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If you’re scared of snakes or option ARMs, stay away from the cover of next week’s BusinessWeek. Its headline: “How Toxic Is Your Mortgage?” A scary green snake has wrapped itself around the bottom two-thirds of a house and threatens to strangle the life out of the family inside.

The story tears into adjustable-rate mortgages – analyzing the threat of resets to the economy, the culture that cash-out refinancing has created and the secretive nature of many lenders and brokers about the actual ins and outs of the loans – a lot of what we’ve talked about before. But what the BusinessWeek story uncovers that I haven’t seen explained so concisely are the motivations for banks, brokers and agents to sign homebuyers up for these loans.

Here’s a taste of those findings:

There was plenty more going on behind the scenes they didn’t know about, either: that [the homebuyers’] broker was paid more to sell option ARMs than other mortgages; that their lender is allowed to claim the full monthly payment as revenue on its books even when borrowers choose to pay much less; that the loan’s interest rates and up-front fees might not have been set by their bank but rather by a hedge fund; and that they’ll soon be confronted with the choice of coughing up higher payments or coughing up their home.

Keeping up with the fear-factor imagery, here’s a scary quote:

The option ARM is “like the neutron bomb,” says George McCarthy, a housing economist at New York’s Ford Foundation. “It’s going to kill all the people but leave the houses standing.”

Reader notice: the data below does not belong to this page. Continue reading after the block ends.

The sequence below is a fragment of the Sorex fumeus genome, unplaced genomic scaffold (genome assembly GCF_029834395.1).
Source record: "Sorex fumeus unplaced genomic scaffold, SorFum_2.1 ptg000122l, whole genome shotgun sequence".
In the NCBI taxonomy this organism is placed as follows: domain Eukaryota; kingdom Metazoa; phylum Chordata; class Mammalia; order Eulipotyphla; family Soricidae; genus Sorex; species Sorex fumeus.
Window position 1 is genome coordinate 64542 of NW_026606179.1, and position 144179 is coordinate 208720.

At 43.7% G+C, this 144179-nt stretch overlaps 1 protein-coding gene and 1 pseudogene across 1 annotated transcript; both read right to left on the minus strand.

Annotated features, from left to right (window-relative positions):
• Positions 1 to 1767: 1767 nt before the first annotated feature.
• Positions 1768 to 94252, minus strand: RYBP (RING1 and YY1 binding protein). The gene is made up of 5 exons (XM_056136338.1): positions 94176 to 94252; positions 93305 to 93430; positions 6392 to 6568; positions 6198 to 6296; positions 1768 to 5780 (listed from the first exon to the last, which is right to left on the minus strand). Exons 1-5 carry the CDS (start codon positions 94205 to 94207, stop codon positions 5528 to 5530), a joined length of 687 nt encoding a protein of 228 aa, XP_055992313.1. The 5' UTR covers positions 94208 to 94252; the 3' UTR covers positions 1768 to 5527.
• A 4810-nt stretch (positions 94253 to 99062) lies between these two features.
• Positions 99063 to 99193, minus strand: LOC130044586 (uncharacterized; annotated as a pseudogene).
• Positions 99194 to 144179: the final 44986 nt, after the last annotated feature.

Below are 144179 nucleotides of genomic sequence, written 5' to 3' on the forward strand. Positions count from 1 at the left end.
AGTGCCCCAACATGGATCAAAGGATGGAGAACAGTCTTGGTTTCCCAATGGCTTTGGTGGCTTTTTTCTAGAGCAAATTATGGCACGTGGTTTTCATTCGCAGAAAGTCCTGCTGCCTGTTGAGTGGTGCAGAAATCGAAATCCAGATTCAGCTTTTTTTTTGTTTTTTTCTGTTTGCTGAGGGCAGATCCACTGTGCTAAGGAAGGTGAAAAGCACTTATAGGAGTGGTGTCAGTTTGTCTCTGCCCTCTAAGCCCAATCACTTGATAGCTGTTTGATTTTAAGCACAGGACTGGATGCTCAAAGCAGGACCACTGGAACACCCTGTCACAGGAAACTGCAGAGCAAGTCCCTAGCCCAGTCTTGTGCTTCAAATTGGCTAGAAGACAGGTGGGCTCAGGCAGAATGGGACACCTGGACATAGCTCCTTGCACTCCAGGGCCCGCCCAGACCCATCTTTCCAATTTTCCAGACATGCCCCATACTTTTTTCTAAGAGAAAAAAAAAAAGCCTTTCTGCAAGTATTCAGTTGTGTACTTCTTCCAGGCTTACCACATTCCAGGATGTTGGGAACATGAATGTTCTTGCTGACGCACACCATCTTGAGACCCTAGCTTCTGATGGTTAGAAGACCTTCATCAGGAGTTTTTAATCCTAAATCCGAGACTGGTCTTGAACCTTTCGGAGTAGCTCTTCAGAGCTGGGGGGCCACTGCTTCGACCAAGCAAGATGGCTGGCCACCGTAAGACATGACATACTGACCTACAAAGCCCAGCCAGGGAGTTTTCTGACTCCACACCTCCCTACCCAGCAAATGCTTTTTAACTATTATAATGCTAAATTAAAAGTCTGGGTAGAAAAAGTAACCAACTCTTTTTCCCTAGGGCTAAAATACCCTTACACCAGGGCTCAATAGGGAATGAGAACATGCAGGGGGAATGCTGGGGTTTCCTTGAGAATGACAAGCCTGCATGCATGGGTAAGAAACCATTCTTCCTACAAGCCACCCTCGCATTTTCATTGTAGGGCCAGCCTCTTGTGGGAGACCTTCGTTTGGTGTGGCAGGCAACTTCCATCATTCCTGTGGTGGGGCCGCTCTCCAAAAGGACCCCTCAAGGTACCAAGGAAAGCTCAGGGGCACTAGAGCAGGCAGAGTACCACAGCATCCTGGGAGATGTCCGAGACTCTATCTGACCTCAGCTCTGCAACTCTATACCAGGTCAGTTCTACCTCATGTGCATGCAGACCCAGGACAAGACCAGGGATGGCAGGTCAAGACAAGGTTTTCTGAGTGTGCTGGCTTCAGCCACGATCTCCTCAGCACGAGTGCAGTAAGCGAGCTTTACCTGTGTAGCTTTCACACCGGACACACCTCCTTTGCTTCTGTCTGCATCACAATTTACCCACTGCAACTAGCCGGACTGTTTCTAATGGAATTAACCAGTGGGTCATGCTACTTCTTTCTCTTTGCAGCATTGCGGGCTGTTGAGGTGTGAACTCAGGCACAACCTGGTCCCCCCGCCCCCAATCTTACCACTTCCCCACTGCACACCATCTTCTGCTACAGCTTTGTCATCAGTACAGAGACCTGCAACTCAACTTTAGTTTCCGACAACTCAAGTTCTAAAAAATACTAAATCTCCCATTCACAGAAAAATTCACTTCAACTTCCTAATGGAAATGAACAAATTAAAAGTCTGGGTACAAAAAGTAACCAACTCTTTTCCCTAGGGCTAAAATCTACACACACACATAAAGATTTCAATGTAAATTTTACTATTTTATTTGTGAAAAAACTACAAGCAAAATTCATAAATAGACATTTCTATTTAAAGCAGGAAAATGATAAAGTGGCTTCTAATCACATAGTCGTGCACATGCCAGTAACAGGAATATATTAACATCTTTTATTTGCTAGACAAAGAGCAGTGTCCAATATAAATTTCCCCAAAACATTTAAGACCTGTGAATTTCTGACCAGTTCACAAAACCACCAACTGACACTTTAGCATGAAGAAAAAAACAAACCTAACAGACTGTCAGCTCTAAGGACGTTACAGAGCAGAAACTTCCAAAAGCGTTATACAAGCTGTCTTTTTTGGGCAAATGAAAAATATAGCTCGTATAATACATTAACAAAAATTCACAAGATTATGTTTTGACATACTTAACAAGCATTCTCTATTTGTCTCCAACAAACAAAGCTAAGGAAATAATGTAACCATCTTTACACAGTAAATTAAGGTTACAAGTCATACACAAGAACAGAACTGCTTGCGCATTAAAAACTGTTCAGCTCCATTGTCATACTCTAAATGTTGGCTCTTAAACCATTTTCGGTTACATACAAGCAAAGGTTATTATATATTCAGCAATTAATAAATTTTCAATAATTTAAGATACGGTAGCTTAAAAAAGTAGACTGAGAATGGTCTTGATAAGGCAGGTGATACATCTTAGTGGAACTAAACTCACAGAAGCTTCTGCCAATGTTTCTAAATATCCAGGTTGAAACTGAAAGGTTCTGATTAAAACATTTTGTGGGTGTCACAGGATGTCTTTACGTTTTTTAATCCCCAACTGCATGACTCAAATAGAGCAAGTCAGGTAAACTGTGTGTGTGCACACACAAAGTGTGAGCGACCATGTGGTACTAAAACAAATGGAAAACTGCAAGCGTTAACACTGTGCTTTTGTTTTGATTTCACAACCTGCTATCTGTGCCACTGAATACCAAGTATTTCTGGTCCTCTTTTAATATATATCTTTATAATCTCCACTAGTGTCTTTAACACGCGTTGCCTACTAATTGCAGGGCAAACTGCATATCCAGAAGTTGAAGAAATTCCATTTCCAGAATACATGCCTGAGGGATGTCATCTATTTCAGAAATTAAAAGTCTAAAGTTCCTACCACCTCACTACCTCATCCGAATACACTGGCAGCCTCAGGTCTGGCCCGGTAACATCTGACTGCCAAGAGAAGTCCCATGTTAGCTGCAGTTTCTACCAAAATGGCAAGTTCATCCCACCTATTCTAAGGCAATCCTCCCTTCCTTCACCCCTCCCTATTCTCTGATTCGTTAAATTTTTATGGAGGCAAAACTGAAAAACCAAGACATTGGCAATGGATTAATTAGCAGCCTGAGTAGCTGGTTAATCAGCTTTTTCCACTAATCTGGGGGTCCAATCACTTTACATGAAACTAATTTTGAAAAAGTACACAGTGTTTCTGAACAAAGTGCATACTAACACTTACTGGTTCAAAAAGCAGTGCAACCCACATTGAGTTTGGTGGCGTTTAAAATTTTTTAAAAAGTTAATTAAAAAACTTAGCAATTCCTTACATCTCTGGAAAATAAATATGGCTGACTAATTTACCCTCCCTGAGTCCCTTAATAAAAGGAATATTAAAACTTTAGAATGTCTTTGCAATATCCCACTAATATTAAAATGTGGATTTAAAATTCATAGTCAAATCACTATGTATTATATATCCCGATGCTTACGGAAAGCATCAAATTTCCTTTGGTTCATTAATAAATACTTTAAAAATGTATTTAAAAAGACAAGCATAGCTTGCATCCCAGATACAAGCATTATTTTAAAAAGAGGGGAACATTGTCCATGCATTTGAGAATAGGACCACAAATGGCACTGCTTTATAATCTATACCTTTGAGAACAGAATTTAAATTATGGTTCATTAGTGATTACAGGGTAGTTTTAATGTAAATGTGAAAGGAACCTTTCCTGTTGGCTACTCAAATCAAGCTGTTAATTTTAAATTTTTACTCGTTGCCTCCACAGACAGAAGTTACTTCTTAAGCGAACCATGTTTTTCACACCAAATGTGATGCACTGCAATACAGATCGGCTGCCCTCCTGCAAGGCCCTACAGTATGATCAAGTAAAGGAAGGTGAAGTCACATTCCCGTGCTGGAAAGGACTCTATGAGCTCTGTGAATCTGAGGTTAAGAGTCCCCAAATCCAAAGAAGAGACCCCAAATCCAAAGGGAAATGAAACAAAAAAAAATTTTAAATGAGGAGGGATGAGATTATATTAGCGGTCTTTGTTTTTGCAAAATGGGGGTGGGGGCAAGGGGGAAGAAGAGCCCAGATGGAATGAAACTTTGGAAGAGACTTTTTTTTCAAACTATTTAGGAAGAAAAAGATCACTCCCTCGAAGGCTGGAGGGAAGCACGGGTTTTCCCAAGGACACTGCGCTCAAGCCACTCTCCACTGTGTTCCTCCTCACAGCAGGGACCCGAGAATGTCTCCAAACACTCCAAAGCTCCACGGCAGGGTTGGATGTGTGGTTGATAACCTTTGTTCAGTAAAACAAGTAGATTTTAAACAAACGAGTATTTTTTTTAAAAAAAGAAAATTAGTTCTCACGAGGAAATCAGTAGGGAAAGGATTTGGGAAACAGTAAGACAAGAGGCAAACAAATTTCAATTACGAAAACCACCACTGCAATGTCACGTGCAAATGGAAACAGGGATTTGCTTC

The numbers speak for themselves:

Most of the pain will be born by ordinary people. And it’s already happening. More than a fifth of option ARM loans in 2004 and 2005 are upside down – meaning borrowers’ homes are worth less than their debt. If home prices fall 10%, that number would double.

And it looks like those in power have had enough:

…Comptroller of the Currency John C. Dugan, the banking industry’s main regulator, wants banks to clean up their act. A source inside the federal Office of the Comptroller says Dugan intends to raise lending standards, as he did last year on credit cards, where super-low minimum payments made it improbable that cardholders would ever pay down debts. New guidelines are expected this fall.

The article is a great read for understanding these exotic loans in light of what they mean currently (and will mean, especially when they start resetting) for the economy across the country. Check it out, and make sure to click on some of the graphics and ‘online extras’ that outline clear trends for lenders and borrowers.

KELLY BENNETT

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